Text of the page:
By Brandon Martin
As the uncertainty surrounding the coronavirus pandemic continues to grow, some small businesses have already been forced to close their doors for good.
To help remaining small businesses decide their next move, the non-profit organization, SCORE, recently hosted a webinar to give guidance on planning in a time of uncertainty.
“Predicting the future is difficult but business owners are asked to do it all of the time,” SCORE mentor and presenter Suzanne McGrath said.
In the webinar entitled “Reopening & Staying Open: Using the last 60 days to prepare for what’s next,” McGrath presented an overview of the challenges facing businesses and how to plan to survive a potential second shutdown.
She said business owners are not only facing a host of professional questions but also personal crises that are “very emotional” and can “create depression and paralysis.”
While it is difficult to have advice for every individual situation, McGrath said that the goal of the webinar is to “create a framework for business owners to ask the right questions and figure out their own best way to move forward.”
McGrath said that August through September is a great time to start looking at how to move forward because more information is now known about the pandemic and how it affects businesses. Also, it’s typically a time that businesses “press the pedal” to try to meet fiscal goals in the fourth quarter.
The first step of the process, according to McGrath, is to review experience.
“You do have a lot of information already,” she said. “Review that information about the pandemic so far. How has it affected your business? Use that as your road map.”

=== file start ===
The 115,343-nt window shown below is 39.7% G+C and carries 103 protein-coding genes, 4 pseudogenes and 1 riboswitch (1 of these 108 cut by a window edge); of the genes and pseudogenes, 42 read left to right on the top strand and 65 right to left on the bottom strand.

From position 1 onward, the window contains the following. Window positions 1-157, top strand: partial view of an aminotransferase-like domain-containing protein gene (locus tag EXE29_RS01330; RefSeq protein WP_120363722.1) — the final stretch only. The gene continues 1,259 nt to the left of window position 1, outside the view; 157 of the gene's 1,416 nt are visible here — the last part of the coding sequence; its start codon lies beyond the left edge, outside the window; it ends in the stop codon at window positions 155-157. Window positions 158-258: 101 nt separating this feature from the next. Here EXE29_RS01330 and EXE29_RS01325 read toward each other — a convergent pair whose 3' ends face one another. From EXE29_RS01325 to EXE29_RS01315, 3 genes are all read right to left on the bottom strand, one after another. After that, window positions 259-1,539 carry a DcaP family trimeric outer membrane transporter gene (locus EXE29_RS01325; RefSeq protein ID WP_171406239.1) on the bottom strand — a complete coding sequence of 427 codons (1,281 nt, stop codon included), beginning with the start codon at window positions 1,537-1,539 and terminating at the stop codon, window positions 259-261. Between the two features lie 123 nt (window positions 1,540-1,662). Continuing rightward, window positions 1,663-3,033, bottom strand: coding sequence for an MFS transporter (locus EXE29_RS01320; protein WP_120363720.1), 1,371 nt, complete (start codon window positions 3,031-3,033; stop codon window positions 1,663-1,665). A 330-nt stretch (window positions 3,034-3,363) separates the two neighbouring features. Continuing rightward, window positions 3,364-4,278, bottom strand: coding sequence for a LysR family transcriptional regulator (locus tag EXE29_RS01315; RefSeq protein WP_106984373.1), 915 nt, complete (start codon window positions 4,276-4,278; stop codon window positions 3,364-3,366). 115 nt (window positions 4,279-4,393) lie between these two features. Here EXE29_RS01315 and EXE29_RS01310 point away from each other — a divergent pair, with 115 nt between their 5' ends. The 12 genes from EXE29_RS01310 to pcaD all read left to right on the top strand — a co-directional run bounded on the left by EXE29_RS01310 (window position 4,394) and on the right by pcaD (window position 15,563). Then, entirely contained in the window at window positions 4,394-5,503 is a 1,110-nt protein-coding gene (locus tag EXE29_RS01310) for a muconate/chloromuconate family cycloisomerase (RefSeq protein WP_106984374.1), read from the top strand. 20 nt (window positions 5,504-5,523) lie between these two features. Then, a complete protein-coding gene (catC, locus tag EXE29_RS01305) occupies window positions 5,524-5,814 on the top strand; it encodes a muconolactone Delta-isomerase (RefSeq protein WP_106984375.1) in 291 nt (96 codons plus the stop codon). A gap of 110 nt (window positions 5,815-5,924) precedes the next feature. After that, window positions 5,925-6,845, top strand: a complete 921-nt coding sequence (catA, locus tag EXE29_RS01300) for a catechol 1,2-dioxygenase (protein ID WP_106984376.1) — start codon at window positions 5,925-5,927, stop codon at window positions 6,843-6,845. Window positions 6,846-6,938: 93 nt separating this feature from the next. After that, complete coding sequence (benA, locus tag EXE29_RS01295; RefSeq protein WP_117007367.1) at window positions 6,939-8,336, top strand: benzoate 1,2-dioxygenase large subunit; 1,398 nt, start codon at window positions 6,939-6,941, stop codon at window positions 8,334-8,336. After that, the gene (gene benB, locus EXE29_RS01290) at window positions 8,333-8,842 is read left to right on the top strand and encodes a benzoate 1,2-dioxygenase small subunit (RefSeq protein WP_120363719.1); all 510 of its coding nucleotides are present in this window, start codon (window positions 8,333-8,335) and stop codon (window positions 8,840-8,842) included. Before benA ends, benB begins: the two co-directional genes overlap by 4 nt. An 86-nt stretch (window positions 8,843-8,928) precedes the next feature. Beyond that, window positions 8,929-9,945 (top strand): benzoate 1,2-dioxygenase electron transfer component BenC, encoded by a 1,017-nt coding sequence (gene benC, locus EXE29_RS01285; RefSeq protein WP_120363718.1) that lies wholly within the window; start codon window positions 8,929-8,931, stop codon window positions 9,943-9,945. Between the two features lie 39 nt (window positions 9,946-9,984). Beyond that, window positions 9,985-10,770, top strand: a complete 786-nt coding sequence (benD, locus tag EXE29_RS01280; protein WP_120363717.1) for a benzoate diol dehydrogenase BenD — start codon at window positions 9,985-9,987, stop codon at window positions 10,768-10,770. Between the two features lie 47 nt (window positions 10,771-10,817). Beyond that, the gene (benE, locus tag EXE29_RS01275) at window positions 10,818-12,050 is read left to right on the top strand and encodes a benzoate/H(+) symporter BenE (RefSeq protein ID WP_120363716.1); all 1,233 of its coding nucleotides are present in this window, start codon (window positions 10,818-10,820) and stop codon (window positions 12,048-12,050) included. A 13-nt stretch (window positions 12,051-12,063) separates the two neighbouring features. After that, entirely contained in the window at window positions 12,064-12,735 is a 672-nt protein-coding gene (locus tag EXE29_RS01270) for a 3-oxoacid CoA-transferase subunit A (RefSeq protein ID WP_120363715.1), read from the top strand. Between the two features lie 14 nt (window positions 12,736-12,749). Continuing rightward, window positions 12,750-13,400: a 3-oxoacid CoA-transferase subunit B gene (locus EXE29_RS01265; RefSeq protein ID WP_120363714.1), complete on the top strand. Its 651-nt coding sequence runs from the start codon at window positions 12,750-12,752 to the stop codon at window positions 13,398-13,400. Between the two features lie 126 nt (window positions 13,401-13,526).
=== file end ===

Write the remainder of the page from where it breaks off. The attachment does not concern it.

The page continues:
Some questions that businesses should ask themselves at this point are:
*How has your business been impacted? Did you have to close?
*Was your staffing affected?
*How did your customers respond?
*If you closed and reopened, what percent of business came back?
*How was your industry affected and how did it react?
*What is your financial condition? To what extent have government loans or grants helped your financial situation?
*What is your personal situation? Is COVID-19 creating personal pressures that are impacting your ability to run your business?
Once these questions have been asked, McGrath said the next step is to extrapolate the future.
“You’ve probably already asked yourself many of these questions,” she said. “The goal is to review that information in one place to see what questions you haven’t asked yourself. You don’t want to guess but use your experience so far to see how it will affect what might happen in the future.”
At this point, business owners should ask:
*What is your best assessment/prediction of what will happen in the next 6-12 months?
*If business returns to normal now, in 6 months, or in 12 months, can you survive? If so, would you have to make any changes?
*Under all these scenarios: what sales/revenue volume do you have to have in order to survive?
*Can you manage any credit or lease payments you have now, or would those have to be modified? If so, how?
Once this self–examination has been done, McGrath said it is time to crunch the numbers.
“It’s great to have experience. It’s great to have a gut but it’s also great to have these validated by the numbers,” she added.
To help, McGrath said that business owners should have a 12-month projected Profit & Loss